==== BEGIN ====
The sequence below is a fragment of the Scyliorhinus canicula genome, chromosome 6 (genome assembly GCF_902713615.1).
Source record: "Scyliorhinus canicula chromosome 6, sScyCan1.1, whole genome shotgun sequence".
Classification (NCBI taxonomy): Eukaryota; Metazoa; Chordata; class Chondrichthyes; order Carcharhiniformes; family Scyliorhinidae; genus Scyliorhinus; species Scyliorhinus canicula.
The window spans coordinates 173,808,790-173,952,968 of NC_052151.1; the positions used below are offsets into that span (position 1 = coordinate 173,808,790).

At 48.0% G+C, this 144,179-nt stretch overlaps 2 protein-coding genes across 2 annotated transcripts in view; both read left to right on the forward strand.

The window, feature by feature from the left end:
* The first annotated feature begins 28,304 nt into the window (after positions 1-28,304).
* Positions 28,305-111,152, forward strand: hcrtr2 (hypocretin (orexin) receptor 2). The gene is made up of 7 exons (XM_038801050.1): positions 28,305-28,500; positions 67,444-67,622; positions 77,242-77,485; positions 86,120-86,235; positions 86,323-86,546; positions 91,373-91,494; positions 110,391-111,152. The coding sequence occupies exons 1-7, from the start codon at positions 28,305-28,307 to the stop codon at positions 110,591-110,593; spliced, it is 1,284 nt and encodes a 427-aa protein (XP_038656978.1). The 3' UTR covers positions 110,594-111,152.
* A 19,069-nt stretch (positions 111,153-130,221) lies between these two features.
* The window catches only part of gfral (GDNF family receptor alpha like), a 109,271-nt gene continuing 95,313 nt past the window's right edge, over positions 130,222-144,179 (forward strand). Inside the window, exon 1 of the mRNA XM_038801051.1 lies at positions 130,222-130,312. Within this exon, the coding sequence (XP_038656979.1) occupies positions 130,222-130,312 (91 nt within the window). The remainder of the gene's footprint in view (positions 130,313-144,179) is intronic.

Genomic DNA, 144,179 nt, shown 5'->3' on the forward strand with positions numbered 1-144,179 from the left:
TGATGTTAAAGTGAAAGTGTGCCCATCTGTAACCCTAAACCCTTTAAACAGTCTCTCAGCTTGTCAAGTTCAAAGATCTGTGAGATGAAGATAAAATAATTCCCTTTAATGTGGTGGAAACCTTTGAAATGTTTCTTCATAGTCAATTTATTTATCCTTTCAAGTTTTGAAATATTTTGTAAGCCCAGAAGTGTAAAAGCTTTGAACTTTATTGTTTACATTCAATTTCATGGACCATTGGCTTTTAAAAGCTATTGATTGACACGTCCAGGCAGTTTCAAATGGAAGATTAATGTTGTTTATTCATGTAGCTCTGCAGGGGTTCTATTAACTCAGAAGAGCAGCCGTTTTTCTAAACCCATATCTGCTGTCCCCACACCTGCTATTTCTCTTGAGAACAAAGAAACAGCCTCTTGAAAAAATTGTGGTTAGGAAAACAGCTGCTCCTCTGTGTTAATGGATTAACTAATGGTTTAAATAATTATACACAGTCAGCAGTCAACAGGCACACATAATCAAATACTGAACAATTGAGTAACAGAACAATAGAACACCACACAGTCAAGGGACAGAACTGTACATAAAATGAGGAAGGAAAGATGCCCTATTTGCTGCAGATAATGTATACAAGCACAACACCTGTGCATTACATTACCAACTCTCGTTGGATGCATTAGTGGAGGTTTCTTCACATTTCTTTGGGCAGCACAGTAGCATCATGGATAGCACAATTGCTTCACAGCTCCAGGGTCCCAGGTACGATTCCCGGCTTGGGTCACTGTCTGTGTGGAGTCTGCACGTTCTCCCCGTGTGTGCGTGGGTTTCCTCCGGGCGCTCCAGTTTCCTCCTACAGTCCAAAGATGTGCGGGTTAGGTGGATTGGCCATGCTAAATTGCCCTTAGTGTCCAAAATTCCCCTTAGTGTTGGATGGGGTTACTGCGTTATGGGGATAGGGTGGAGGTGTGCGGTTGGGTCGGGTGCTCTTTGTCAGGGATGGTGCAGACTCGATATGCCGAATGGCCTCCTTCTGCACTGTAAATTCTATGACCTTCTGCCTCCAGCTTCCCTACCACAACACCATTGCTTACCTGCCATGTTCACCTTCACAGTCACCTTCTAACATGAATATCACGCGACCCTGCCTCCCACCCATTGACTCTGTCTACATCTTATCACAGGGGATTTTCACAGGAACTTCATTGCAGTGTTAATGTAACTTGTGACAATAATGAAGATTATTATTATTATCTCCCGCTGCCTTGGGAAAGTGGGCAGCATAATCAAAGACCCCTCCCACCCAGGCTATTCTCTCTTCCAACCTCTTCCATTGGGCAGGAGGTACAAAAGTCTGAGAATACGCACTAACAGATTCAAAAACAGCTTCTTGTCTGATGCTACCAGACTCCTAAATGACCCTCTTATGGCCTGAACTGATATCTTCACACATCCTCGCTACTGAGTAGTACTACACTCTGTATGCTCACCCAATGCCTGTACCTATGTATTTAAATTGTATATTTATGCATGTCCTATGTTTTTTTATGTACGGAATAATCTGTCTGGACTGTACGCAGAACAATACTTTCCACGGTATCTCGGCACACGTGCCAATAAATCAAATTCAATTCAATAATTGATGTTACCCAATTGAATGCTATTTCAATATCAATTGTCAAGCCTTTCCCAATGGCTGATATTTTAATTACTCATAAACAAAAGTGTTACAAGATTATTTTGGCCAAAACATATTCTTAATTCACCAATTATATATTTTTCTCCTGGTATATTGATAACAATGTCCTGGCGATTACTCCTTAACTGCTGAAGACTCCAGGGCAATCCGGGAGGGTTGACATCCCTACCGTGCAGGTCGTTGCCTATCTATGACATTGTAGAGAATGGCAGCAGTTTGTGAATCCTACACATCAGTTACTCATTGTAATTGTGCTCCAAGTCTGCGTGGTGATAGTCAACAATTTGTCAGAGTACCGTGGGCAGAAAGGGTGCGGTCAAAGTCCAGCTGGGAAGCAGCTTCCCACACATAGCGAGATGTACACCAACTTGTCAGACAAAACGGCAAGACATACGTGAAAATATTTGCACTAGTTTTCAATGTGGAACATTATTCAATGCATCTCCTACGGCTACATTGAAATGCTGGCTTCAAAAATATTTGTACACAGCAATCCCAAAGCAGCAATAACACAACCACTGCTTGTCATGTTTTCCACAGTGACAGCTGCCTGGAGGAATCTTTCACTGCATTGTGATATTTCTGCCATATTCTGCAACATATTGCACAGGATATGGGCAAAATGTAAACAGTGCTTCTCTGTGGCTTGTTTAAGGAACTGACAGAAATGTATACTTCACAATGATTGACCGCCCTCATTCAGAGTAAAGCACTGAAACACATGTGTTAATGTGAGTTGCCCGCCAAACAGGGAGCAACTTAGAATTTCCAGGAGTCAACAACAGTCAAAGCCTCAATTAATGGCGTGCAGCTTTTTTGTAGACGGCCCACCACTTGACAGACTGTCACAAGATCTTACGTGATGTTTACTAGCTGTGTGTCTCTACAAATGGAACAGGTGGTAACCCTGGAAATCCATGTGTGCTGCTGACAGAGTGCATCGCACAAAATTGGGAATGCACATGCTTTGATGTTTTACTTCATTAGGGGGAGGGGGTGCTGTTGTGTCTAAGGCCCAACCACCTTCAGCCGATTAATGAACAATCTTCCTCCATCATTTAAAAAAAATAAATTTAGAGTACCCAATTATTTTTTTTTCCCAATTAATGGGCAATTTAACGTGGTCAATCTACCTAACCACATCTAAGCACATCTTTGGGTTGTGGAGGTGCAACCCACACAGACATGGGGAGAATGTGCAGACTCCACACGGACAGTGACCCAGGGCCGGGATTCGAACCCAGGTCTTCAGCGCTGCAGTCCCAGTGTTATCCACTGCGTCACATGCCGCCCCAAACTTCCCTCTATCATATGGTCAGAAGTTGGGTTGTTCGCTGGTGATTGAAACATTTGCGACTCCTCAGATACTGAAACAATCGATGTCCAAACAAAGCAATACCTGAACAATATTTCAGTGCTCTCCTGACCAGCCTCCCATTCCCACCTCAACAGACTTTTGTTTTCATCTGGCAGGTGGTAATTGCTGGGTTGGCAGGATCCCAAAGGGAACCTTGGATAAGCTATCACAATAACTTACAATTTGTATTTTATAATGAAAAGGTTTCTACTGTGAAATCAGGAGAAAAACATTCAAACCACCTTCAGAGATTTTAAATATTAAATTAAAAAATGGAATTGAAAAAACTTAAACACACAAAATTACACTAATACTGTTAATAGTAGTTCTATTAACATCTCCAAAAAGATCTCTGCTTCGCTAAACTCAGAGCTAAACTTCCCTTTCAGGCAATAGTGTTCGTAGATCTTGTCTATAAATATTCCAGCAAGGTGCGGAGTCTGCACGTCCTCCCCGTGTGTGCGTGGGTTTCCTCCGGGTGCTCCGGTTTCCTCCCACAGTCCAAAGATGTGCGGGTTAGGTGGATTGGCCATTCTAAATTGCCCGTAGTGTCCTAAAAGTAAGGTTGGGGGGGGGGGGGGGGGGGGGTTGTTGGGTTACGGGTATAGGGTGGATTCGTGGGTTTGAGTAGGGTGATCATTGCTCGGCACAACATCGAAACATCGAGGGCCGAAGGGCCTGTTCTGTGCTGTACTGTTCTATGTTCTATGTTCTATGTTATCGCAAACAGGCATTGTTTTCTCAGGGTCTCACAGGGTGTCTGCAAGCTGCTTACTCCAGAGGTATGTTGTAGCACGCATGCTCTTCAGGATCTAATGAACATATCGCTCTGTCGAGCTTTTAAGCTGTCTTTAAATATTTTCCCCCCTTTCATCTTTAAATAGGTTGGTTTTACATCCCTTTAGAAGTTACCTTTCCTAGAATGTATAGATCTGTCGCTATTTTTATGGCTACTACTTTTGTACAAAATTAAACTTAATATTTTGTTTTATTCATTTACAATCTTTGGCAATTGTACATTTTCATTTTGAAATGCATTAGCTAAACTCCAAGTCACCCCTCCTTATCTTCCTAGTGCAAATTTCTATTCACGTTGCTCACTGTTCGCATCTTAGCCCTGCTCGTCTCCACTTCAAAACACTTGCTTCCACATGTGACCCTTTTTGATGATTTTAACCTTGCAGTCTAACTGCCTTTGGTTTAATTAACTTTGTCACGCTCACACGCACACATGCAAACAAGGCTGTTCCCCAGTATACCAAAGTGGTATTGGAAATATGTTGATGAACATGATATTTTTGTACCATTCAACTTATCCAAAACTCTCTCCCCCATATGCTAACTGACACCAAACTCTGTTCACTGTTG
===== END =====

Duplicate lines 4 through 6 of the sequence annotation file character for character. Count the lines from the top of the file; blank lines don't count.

The window spans coordinates 173,808,790-173,952,968 of NC_052151.1; the positions used below are offsets into that span (position 1 = coordinate 173,808,790).

At 48.0% G+C, this 144,179-nt stretch overlaps 2 protein-coding genes across 2 annotated transcripts in view; both read left to right on the forward strand.

The window, feature by feature from the left end: